With the Self-Determination Bus Project, a San Francisco-based nonprofit hopes to address safety issues that keep adults from earning their high school diplomas.
Published Oct. 9, 2017
SAN FRANCISCO––Where Shelia Hill comes from, people get shot for crossing the wrong street.
Visitacion Valley, a district that sits on the southeastern end of San Francisco near the San Mateo County line, has a history of substance abuse, drug dealing, and gang violence going back to the 1970s. It’s not unusual, Ms. Hill says, for young men in the neighborhood to kill each other because they come from rival gang territories – areas that could be just two blocks apart.
“They can’t even go to the corner store without risking their life,” she says. “It’s crazy, but it’s real.”
Hill’s own salvation had been Five Keys Charter School, a San Francisco-based nonprofit that runs a community learning center in Visitacion, also known as Sunnydale for the avenue that winds through the neighborhood. Hill, 48, spent two years working to get her high school diploma through the program’s independent study plan. Today she’s a full-time teacher’s aide and community ambassador for Five Keys, helping to bring in students from neighborhoods like hers. But she knows that most Sunnydale residents have to put safety before any kind of education – much less a career that would pull them out of a life of violence.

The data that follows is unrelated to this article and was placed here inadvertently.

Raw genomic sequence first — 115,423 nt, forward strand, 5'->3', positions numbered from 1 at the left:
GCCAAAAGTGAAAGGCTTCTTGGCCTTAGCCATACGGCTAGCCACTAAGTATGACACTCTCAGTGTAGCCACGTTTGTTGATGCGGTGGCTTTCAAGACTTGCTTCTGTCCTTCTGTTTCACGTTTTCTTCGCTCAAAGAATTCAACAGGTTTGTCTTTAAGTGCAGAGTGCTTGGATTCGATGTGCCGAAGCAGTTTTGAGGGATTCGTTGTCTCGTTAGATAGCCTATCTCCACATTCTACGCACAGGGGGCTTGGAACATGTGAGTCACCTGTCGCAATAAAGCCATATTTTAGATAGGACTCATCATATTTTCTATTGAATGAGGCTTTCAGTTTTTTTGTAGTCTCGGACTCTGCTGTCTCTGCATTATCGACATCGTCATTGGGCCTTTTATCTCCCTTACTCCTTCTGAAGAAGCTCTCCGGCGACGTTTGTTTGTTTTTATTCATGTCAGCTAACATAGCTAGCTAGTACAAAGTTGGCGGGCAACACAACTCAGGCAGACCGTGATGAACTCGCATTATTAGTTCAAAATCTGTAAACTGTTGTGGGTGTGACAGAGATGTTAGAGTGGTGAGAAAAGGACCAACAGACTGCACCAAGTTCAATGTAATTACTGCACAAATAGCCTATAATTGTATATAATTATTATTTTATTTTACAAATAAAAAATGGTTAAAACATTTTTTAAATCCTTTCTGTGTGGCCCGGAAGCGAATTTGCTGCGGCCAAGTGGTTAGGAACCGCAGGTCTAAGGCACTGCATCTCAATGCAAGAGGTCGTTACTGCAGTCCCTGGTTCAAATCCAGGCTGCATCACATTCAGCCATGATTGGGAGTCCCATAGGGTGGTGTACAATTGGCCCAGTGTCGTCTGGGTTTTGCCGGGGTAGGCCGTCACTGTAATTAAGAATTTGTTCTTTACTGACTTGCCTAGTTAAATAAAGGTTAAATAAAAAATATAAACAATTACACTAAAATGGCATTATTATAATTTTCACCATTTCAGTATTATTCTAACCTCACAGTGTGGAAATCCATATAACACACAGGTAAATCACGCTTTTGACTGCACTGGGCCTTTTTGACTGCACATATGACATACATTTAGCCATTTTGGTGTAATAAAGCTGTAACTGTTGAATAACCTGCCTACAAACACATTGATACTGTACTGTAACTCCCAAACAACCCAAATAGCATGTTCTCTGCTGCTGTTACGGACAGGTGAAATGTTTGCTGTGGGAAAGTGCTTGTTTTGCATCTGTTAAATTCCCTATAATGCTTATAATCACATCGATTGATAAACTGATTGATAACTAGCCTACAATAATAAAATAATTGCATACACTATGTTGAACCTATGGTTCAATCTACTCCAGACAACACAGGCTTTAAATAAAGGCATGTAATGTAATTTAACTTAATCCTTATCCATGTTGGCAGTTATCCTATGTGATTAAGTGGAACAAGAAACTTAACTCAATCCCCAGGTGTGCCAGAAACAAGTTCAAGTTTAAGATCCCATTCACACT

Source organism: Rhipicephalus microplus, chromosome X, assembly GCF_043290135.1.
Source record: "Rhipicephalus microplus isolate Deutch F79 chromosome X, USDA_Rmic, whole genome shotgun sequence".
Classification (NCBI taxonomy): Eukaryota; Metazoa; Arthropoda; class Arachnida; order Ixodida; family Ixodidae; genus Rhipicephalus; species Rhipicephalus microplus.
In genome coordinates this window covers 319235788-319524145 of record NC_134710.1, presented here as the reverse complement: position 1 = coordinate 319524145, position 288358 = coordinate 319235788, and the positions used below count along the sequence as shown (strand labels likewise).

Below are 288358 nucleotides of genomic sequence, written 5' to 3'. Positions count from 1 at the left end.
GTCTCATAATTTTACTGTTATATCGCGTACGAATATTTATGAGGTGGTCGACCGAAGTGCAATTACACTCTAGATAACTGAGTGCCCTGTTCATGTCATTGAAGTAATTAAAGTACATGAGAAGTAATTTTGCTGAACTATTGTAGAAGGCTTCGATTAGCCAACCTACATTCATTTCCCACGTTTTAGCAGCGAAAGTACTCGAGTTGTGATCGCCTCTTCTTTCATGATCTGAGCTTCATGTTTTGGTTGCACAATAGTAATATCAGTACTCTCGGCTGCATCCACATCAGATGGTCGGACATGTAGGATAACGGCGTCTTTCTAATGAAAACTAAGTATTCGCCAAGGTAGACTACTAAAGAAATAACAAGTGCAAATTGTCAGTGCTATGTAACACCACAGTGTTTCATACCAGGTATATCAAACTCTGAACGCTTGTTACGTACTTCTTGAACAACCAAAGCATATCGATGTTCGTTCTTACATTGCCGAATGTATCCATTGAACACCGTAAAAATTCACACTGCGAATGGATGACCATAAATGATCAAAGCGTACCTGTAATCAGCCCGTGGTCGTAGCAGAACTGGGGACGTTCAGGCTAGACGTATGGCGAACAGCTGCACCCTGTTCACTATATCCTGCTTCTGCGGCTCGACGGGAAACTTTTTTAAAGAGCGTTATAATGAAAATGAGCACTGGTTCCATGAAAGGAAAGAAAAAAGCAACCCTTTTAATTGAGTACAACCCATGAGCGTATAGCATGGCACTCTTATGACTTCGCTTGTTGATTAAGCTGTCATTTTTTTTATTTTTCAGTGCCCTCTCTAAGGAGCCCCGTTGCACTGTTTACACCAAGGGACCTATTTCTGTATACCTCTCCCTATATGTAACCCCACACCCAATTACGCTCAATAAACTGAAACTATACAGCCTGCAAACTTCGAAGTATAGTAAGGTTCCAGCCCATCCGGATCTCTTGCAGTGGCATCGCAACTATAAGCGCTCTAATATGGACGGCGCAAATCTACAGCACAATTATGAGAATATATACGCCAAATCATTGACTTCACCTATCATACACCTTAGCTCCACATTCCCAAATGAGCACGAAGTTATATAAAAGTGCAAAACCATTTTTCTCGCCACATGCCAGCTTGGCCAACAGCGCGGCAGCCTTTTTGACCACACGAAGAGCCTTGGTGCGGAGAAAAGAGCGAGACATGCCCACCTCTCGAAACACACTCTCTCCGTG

So she was thrilled when she heard that Five Keys was converting an old city bus into a state-of-the-art classroom that would cater especially to divided neighborhoods.
“The bus can pull right up to the community and people who want their education, they can get on,” Hill says. “They don’t have to let the barriers stop them no more.”